Bacon's idols can help or harm us along these difficult and perilous paths to the accurate, factual knowledge of nature. Idols of the tribe may lie deep within the structure of human nature, but we should also thank our evolutionary constitution for another ineradicable trait of mind that will keep us going and questioning until we break through these constraining idols--our drive to ask and to know. We cannot look at the sky and not wonder why we see blue. We cannot observe that lightning kills good and bad people alike without demanding to know why. The first question can be answered; the second cannot, at least in the terms that prompt our demands. But we cannot stop asking.
Let me close by tying the sequential themes of this essay together with a story that unites Bacon (the anchor of the first part) with Pliny (the progenitor of the second part) in their common commitment to this liberating compulsion to ask and know. Pliny died because he could not forego a unique opportunity to learn something about the natural world--as he ventured too close to the noxious fumes of Vesuvius when he needed to observe a volcanic eruption more closely. Bacon died, albeit less dramatically, in the same noble cause and manner when he devised an experiment one cold day to determine whether snow could retard putrefaction. He stopped his carriage, bought a hen from a poultryman, and stuffed it with snow. The experiment worked, but the doctor died (not the patient this time, for the hen had expired before the procedure began!), as Bacon developed a cold that progressed to bronchitis, pneumonia, and death. He wrote a touching last letter (also quoted in a footnote to last month's essay) that establishes an explicit connection with Pliny: "I was likely to have the fortune of Caius Plinius the elder, who lost his life by trying an experiment about the burning of the mountain Vesuvius: for I was also desirous to try an experiment or two, touching on the conversion and induration of bodies. As for the experiment itself, it succeeded excellently well, but..."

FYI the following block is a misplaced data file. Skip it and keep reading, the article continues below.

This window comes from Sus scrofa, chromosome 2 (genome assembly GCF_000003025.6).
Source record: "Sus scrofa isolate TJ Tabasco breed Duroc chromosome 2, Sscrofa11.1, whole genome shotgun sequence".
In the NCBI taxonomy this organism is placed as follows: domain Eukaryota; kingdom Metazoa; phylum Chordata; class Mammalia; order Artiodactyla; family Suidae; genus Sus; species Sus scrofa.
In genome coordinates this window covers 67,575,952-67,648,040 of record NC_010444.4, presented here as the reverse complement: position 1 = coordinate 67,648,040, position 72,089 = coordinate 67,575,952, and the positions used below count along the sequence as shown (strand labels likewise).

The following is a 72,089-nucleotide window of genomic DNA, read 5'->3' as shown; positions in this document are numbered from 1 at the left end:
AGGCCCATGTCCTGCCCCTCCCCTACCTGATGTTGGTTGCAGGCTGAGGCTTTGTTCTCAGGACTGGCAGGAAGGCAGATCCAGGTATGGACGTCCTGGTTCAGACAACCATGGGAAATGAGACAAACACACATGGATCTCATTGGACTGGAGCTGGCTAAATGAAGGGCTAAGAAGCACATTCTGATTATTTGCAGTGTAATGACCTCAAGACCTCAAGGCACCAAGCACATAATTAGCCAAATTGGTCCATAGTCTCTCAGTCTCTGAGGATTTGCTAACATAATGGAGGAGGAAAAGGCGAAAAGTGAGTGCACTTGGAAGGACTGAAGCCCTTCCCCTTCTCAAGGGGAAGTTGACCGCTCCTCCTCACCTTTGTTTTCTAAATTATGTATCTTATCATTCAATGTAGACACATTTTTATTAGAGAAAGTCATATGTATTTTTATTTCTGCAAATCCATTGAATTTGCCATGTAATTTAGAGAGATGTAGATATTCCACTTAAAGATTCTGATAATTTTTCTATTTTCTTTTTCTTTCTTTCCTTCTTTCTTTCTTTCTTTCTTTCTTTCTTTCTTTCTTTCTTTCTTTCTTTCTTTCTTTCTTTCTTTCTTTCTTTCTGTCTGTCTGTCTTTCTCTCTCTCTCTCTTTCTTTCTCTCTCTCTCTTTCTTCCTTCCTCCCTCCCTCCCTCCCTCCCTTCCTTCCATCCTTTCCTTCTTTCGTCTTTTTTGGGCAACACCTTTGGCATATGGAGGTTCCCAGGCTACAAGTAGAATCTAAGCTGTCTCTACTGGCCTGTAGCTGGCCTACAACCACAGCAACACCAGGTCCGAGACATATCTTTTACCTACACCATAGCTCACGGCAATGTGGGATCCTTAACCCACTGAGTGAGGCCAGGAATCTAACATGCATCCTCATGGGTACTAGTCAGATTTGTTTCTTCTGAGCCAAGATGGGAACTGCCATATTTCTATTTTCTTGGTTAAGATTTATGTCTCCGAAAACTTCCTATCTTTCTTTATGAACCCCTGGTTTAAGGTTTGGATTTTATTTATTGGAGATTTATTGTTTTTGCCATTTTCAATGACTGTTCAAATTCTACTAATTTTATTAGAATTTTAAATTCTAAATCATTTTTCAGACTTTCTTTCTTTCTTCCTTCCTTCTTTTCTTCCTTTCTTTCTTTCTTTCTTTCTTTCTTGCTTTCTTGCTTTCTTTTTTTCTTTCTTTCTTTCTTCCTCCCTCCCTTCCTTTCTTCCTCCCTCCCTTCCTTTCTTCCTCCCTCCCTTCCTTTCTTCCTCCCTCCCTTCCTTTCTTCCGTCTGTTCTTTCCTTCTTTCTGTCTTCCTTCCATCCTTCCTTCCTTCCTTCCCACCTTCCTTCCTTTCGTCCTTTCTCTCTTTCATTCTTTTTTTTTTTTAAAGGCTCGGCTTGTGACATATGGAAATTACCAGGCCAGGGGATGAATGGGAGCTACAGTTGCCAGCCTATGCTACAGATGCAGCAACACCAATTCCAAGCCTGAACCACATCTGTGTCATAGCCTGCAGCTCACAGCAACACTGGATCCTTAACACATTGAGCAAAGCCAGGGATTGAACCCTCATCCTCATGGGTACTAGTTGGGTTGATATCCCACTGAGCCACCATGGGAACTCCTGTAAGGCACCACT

Tribal idols may surround us, but our obsessively stubborn tribal need to ask and know can also push us through, as we follow Jesus' dictum that the truth will make us free. But we must also remember that Jesus then declined to answer Pilate's question: "What is truth?" Perhaps he understood that the idols conspire within us to convert this apparently simple inquiry into the most difficult of all questions. But, then, Jesus also knew, from the core of his being (in the conventional Christian interpretation), that human nature features an indivisible mixture of earthy constraint and (metaphorically, at least) heavenly possibilities for liberation by knowledge--a paradox that virtually defines both the fascination and frustration of human existence. We needed two hundred years of debate and discovery to turn a vulva stone into a brachiopod, but the same process has also stretched our understanding out to distant galaxies and back to the big bang.
A shift in paradigms was necessary before scientists could view these "male and female vulva stones" as internal casts of brachiopod shells from Devonian seas.
A bucardite (bull's heart)--actually the internal mold of paired clamshells--as published by Olaeus Worm in 1665.
S (BLACK & WHITE): Hysteroliths, or womb stones, were first illustrated by Olaeus Worm in 1665. The "female" side is at left, the "male" at right.
S (BLACK & WHITE): In 1755, Dezallier d'Argenville pictured hysteroliths along with a phallic stalactite.
S (BLACK & WHITE): Linnaeus illustrated hysteroliths along with other brachiopods in 1753.
By Stephen Jay Gould
Stephen Jay Gould teaches biology, geology, and the history of science at Harvard University. He is also the Frederick P. Rose Honorary Curator in Invertebrates at the American Museum of Natural History.